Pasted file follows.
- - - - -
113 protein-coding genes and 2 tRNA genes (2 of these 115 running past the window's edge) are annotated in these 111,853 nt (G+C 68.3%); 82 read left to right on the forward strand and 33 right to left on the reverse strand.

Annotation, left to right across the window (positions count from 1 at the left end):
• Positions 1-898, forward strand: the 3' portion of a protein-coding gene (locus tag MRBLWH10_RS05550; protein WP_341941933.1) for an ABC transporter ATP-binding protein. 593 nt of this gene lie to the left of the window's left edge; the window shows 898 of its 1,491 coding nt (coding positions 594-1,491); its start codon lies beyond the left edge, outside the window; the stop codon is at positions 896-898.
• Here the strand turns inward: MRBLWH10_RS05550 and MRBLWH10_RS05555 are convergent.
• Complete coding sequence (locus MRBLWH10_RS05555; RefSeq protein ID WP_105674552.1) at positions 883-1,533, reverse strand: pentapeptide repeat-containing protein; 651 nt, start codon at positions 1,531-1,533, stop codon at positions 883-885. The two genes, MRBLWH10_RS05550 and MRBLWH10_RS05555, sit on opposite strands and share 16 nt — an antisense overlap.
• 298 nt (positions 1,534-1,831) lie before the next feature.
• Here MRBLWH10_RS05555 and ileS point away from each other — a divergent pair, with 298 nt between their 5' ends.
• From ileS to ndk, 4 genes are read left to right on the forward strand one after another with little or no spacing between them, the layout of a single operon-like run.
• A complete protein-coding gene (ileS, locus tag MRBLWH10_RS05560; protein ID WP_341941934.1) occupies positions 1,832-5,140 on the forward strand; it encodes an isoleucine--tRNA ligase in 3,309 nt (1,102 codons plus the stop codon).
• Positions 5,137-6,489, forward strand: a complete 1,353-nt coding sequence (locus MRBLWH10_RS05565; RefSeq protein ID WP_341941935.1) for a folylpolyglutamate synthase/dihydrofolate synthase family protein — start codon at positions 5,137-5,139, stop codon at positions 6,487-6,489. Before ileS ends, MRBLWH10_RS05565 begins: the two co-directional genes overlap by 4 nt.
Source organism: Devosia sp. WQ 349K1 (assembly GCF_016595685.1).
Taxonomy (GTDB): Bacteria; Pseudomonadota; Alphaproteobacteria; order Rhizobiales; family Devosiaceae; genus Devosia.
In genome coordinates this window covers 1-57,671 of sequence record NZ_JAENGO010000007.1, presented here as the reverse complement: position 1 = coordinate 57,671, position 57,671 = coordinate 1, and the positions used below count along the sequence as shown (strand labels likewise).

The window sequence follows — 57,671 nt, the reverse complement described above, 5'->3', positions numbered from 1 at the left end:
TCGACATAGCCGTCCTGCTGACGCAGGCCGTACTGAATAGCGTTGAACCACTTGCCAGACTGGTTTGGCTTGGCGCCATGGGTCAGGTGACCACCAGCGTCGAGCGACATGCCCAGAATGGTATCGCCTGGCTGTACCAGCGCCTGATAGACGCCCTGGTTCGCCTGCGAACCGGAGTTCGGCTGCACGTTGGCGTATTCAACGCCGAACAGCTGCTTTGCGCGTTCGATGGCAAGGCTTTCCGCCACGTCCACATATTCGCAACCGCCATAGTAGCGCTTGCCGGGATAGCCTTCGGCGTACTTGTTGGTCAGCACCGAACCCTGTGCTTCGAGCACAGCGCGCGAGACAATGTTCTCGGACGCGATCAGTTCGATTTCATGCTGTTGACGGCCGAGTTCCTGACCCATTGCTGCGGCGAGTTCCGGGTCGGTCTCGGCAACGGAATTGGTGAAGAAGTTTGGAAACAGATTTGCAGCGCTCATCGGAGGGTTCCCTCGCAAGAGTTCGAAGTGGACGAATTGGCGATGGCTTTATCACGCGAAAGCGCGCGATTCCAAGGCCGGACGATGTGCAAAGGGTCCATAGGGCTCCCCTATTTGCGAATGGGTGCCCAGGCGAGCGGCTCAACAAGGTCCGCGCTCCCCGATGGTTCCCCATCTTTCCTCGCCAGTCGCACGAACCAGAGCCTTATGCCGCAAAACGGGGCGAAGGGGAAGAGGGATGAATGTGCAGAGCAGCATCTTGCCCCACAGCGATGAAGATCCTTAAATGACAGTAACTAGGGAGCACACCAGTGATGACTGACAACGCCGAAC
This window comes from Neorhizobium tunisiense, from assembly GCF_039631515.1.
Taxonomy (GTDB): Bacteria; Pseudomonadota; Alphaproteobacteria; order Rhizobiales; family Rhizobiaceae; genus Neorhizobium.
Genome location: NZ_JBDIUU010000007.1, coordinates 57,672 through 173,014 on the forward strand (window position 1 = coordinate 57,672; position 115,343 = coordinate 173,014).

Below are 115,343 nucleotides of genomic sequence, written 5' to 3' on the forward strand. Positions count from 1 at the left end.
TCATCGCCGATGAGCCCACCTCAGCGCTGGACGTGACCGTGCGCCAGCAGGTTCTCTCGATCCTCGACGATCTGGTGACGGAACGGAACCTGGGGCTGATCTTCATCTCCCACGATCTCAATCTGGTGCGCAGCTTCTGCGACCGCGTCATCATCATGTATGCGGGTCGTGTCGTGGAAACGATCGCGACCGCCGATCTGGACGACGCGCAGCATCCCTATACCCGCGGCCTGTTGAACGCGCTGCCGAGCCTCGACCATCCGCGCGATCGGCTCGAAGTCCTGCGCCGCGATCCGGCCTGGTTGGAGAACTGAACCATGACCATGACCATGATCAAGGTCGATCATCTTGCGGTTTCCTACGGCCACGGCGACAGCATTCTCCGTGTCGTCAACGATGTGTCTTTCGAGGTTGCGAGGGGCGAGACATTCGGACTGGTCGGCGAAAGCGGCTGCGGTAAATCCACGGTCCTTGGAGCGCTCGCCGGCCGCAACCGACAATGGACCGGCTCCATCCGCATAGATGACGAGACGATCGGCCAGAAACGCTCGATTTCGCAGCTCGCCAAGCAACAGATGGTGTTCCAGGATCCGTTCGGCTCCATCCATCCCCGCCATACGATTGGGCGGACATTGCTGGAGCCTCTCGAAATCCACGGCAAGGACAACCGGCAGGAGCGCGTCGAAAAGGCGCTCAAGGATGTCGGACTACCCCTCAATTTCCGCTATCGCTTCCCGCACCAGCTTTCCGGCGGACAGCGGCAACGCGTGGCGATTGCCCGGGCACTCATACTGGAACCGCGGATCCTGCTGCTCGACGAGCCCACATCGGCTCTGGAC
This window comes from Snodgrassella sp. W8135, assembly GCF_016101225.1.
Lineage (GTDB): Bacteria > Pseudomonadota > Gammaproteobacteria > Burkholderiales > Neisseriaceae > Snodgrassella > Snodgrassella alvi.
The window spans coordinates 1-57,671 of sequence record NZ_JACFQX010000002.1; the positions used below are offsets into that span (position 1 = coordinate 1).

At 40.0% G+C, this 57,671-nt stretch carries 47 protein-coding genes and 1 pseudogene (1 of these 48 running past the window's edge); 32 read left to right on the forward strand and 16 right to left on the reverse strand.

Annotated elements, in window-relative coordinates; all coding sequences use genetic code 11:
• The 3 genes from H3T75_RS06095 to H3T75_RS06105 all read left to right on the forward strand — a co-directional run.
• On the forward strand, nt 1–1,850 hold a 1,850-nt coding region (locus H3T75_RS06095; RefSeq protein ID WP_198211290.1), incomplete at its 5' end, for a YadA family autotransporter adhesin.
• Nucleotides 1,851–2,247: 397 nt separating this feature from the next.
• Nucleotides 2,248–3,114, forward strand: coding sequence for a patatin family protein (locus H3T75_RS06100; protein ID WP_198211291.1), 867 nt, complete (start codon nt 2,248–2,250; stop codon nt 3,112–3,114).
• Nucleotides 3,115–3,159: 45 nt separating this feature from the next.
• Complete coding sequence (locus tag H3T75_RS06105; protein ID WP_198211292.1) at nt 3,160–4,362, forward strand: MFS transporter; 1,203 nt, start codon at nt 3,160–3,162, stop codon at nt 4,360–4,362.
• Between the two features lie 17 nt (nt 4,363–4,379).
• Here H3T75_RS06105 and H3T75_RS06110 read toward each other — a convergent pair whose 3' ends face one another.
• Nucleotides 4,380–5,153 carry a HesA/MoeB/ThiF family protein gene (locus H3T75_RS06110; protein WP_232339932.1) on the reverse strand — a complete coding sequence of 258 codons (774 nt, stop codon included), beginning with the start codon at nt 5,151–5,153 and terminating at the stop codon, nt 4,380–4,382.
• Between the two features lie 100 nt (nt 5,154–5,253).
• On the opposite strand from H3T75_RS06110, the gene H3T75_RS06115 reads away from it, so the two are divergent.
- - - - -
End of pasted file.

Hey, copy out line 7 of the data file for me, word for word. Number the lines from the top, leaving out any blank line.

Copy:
• Here MRBLWH10_RS05555 and ileS point away from each other — a divergent pair, with 298 nt between their 5' ends.